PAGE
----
Virginia Tech sold out 93 consecutive home football games from 1998-2012, a streak that reflected not only the Hokies' national emergence but also college football's burgeoning appeal. Last year, fans filled Lane Stadium once in six dates, again mirroring micro and macro issues.
Yes, some faithful spectators were disenchanted with Tech's 7-6 finish in 2012, the program's worst record since 1992. And no, the 2013 home schedule was not littered with marquee opponents.
But the Hokies have plenty of company from their major-conference brethren as schools nationwide wrestle with declining crowds, especially among students. Alabama coach Nick Saban, Michigan athletic director Dave Brandon and Oklahoma AD Joe Castiglione are among the heavyweights who have voiced concern.
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Approaching his first football season as Virginia Tech's athletic director, Whit Babcock considers the attendance challenge paramount and is likely to create a new position dedicated solely to, using his phrase here, "fan engagement."
"I don't know that people (nationally) took the fans for granted, but maybe they did," Babcock said. "But now the realization is, you'd better be out in front … because if you wait to react, it's too late. We may very well make a hire that is dedicated to these type of things."
Babcock is neither brave nor foolish enough to go nuclear on Tech's game-day operation without having observed the process for himself. But he's not so blithe or naïve as to advocate status quo.
So spectators can expect some changes when the Hokies open at home Aug. 30 versus William and Mary.
Kickoff time is one tweak. While former athletic director Jim Weaver often chose 1:30 p.m., for the Hokies' annual game against a Championship Subdivision opponent — television dictates times for all other dates — Babcock elected 3:30. That was clearly a nod to the tailgate mavens who detest early kickoffs.
Bigger picture, Babcock anticipates a less-commercialized approach throughout the season on Lane's $4 million video board, which debuted last season.
Relentless in-stadium sales pitches were among the primary fan complaints cited in a June essay by John U. Bacon, author of "Fourth and Long: The Fight for the Soul of College Football." Bacon's online post focused on the University of Michigan, where he teaches, but was read widely by administrators elsewhere such as Babcock.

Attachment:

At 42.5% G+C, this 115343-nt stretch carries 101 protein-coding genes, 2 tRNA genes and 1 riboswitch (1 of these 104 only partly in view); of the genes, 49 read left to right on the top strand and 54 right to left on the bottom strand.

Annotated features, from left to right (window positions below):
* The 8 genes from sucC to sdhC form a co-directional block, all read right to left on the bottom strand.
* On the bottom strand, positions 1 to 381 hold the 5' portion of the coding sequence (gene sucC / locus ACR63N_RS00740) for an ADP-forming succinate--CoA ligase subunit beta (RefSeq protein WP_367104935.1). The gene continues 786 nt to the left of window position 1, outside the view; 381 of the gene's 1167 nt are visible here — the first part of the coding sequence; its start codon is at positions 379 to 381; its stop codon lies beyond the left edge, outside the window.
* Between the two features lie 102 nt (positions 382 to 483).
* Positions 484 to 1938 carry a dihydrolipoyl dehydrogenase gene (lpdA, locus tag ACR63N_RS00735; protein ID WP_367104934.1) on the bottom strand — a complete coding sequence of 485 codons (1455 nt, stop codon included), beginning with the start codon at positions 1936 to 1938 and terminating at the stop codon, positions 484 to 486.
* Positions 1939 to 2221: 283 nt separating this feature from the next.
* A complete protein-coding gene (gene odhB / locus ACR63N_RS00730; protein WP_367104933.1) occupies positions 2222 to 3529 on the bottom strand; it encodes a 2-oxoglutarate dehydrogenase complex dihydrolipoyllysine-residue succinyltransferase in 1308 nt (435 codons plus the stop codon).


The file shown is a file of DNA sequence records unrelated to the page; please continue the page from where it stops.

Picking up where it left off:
Bacon wrote that oft-cited reasons for lagging attendance — spotty cell/internet signals in stadiums and high-definition televisions at home — are not the overarching problem. Passionately and convincingly, he made the case that college football's complete abdication to the networks, starting with game times often determined a mere 12 days in advance, makes ticket-buyers "feel like suckers" for tolerating increasing prices, countless TV timeouts and meandering lines for concessions and restrooms.
Sure, the billions that networks such as ESPN, CBS and Fox pay in rights fees are indispensable to athletic departments. But empty seats make for lousy TV, and neglecting your most loyal and avid supporters is perilous.
Babcock said Tech will survey fans, students and otherwise, this season about their priorities. A similar effort at Michigan recently revealed a simple request from among students, and it wasn't a stronger cell signal: They want to sit with their friends, which, it seems, the school had made more difficult.
Riffing off a blog Dallas Mavericks owner Mark Cuban posted in February after attending a Southern Methodist University basketball game, Babcock said, "If (students) are having a good time at the game, they're not looking at their phone. If they're bored, or it's not what they want, then they'll look at their phone."
Babcock this fall will also continue a practice he started during basketball season: employing a secret-shopper service to observe and evaluate the fan experience. Most important, he will mingle.
"I actually move around a lot on game days," Babcock said. "I don't stay in the suites. I don't travel with a bodyguard, so to speak. I guess if our fans start booing me and throwing things at me, I may change. I will be seen on game day, in the parking lots, on the concourses, in the suites … in the restrooms."
Wisely measured expansion increased Lane Stadium's capacity to 65,632, a modest number that only North Carolina attracted to Blacksburg last year. A Thursday night game against Miami and the regular-season finale versus Virginia figure to fill the seats this season, but Babcock assumes nothing.
"Maybe we outpriced the market," he said of the sport in general. "(We thought), if you drop your seats, we've got some people (in line) behind you that will take those. I better not hear that mentality around here. I think those days are gone."